Uber’s Progressive New Logo Design and the Re-Branding of the Ride Sharing Giant
If you scanned your iPhone or Android this week for your Uber App and found yourself confused about where the black and white logo was hiding (did my finger move it to another page inadvertently, maybe?), this is precisely because your eyes weren’t quite ready for the completely new, sweeping Uber re-branding, including a completely fresh logo design and progressive approach to the growing business.
Today, instead of the stark, simple black and white design scheme that evokes the feeling of “black tie, VIP-only”, you’ll find either a hexagon if you’re a rider, or a circle if you’re a driver – surrounding a small, bit-like square called an “atom” that changes in color depending on what country you’re from – red for China, turquoise for India, dark teal for the US, and so on. When you launch the re-branded app for the first time, you’ll be welcomed by a new animation – an ode to the new face of the ride-sharing company that is growing bigger than its CEO, Travis Kalanick, ever dreamed of.
Uber is now officially more than an app.
The new technicolor experiences, completely separate for rider and partner, all aim to bring Uber users a more integrative, engaging relationship with the brand that will adapt on itself as its service continues to grow around the world.
Uber is now available in 65 countries and over 400 cities worldwide. Because the brand experience will obviously need to be different in Bangkok, Thailand than, say, in Atlanta, Georgia, Kalanick and his crew had to think bigger, wider – and more inclusive.
From its less-than-humble beginning as a luxury ride app for rich kids in San Francisco, Los Angeles, and New York, to a popular blanket service that’ll pick up your kids, rescue the over-indulged, and take your grandma from home to the grocery store and back, Uber has changed from an elitist niche service to a go-to way of life that is preferred by all ages and demographics – with taxi services fighting tooth and nail to keep up.
A New Age for Uber and its CEO
Within the new, more mature branding scheme, we’re reminded that Uber is not a passing trend for Millennials, but an industry changing ride-sharing service. And just like Kalanick, who is turning 40 this year – Uber is getting older, and begs for a more “serious” look and feel.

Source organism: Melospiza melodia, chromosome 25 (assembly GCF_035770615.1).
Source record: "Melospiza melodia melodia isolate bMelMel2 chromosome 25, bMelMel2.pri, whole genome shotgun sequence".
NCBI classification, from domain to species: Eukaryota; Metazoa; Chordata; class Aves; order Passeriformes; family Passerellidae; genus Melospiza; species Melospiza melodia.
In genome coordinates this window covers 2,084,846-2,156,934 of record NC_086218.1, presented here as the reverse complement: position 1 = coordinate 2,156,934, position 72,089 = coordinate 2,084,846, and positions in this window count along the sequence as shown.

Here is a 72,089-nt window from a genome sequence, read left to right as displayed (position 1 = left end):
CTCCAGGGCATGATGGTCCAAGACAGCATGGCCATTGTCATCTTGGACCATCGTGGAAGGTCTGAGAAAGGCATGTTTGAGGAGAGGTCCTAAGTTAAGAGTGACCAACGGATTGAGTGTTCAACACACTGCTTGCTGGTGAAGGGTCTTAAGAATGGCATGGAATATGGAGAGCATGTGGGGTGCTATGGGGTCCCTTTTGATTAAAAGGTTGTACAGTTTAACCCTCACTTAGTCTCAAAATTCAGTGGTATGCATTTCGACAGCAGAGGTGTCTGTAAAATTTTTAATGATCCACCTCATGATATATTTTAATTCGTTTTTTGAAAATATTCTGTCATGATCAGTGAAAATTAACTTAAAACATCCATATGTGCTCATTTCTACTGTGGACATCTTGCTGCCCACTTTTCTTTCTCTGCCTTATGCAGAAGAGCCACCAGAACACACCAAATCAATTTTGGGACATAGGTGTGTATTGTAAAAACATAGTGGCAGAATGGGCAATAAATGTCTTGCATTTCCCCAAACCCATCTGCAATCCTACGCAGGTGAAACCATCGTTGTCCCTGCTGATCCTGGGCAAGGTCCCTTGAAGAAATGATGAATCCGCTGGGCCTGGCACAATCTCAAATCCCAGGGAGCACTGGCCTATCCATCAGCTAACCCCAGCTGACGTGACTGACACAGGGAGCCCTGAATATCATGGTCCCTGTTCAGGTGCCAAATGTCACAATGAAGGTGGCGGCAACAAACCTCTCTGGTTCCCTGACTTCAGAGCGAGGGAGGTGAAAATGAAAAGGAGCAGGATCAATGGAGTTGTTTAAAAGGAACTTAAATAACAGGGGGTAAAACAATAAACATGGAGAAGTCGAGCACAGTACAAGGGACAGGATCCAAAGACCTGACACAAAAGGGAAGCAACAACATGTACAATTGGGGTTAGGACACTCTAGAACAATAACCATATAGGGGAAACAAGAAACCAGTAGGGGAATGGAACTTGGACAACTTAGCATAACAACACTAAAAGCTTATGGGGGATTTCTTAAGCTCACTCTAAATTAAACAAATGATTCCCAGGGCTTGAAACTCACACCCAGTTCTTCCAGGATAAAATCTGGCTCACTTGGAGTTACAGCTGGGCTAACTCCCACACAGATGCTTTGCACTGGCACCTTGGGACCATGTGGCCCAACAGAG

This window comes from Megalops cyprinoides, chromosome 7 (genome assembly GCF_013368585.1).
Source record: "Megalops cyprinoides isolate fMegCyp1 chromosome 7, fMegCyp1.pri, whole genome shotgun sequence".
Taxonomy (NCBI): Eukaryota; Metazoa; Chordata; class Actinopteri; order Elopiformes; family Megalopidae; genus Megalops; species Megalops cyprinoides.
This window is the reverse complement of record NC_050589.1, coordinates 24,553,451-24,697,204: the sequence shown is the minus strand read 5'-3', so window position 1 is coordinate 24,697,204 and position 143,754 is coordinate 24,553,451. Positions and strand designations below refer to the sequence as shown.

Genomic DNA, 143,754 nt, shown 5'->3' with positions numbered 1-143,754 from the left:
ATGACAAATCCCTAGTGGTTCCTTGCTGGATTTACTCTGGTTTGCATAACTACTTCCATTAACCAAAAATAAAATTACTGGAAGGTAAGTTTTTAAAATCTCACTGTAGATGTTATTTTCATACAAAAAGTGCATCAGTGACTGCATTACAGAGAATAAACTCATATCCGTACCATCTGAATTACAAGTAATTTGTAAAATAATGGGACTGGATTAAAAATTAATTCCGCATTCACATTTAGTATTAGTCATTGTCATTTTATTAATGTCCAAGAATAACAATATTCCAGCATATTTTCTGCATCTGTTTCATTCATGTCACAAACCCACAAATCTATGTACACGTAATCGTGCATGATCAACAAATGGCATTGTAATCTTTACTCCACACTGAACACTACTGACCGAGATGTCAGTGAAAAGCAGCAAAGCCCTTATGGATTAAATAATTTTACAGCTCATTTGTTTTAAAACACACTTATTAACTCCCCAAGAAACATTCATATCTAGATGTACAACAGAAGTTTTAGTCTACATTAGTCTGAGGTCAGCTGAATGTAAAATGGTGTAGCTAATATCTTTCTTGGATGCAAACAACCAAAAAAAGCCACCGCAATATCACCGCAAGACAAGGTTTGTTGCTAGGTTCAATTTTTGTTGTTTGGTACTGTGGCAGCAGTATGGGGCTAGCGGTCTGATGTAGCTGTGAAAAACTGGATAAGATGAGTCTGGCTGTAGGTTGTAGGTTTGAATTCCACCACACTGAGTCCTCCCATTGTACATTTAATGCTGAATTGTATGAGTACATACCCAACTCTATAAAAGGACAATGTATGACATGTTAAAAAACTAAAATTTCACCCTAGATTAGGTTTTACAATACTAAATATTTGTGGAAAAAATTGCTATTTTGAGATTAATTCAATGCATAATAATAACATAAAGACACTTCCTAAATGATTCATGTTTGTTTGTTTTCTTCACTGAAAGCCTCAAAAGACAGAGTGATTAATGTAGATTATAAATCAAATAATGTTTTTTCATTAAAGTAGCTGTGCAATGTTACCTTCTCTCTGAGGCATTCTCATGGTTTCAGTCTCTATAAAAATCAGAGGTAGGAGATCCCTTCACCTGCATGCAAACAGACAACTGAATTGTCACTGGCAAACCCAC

The most unusual part of the whole rebranding process? Kalanick, an engineer by trade, designed the new brand himself. No, he didn’t go to one of the top design agencies in San Francisco or even give the blessing to his in-house team – instead, the hands-on CEO worked directly alongside his Design Director, refining ideas in what is dubbed the Uber “War Room”. From color palettes to kerning, Kalanick involved himself in the entire process, illustrating just how personal the change was to him.
What the People Think
Kalanick has been doing interviews with throes of tech magazines and websites this week – and he’s answered thousands of questions about his side of the re-branding story, even commenting that he’s confident in the new design but wonders what the consumer market will think.
Of course, the negative commentary is vastly available for your viewing, even at this juncture. Some have said that the atom logo looks like a human’s back end (use your imagination), and was even dubbed as “confusing” by one tech entity. I’ll admit, I wasn’t too impressed when I saw it, personally, but I’m coming around to it, especially because the underlying logic behind it makes sense – and maybe we’ve become too conditioned to be annoyed with Uber over the past few years.
It’s no secret that Kalanick has been known online and in the media to be a young, inconsiderate business bro that was willing to do and say anything to make a buck. Now that Uber has become so useful to so many, and that we have real, young entrepreneurial villains like Martin Shkreli to worry about, Kalanick seems a lot more harmless – and now, or his passionate work on Uber’s newest hello to the world – maybe he’s even endearing.
Regardless of its design or past intentions, Uber is here to stay, and the re-branding will have a positive effect on the future outcome of the service, including its expansion and growth. Despite its whimsical new logo or rainbow of available colors and patterns, Uber as a service is fundamental, and cemented into our social system. For the foreseeable future, it will be a part of our daily lives and the development of modern transportation – no matter what its logo looks like.
Image source: https://newsroom.uber.com/celebrating-cities-a-new-look-and-feel-for-uber/
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